International premium spirits brands have found success amongst Chinese alcohol enthusiasts, driven by the country’s burgeoning middle class, and at the same time, the market is also highly-penetrated by local spirits like ‘baiju’.
However, there is still an opportunity for mid-range international brands to tap into this growing market, but brands will need “deep pockets” if they want to do so, according to the report.
With its growing luxury consumer base, China was the world’s largest alcoholic market by both volume and value in 2016, with around twice as many alcoholic drinks being sold by volume in China compared to its nearest rival, the US.
International spirits companies are already beginning to see the country’s potential.
Pernod Ricard reported that its revenue rose by 9..3% in the quarter to March 2018, driven by Chinese New Year and the growth of its Martell Cognac brand.
Last year, Champagne manufacturer Laurent-Perrier appointed Hong Kong Entrepreneur Wendy Su to its board, making her the first Asian women to be appointed to the board of any French luxury brand.
Siu’s appointment, marks the effort alcohol companies are making to capture the growing luxury market in Asia.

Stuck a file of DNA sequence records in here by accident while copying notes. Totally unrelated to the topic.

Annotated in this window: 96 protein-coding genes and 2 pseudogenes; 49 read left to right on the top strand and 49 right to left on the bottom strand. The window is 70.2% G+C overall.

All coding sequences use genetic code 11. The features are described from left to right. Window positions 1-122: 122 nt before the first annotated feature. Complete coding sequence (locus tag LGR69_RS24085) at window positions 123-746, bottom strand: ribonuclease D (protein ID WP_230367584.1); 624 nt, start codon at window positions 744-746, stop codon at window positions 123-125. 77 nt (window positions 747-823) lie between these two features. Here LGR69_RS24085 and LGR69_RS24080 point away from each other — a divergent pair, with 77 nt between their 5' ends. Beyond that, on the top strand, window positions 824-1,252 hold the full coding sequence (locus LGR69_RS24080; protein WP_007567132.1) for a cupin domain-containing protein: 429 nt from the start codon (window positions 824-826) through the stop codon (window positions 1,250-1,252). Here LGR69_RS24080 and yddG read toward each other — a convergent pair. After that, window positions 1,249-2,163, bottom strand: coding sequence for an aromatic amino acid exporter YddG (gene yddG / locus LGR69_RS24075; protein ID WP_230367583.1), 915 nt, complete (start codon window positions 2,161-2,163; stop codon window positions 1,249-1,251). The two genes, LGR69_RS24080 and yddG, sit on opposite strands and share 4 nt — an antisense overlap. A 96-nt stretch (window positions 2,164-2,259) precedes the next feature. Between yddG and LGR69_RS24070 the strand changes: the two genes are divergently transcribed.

Amy Walker, Consumer Research Leader at GlobalData, said: “All this luxury international spirit growth speaks of the tail end of the anti-corruption drive, which brought down such sales earlier this decade. A focus on fast growth can exaggerate the reality – which is that the majority of the Chinese spirits market is still dominated by baijiu.
She added: “Retail sales of speciality spirits (including baijiu) in China are well into the hundreds of billions of US dollars. A significant market penetration opportunity would be for mid-range international brands to challenge the local spirit baijiu and this will not be an easy displacement.”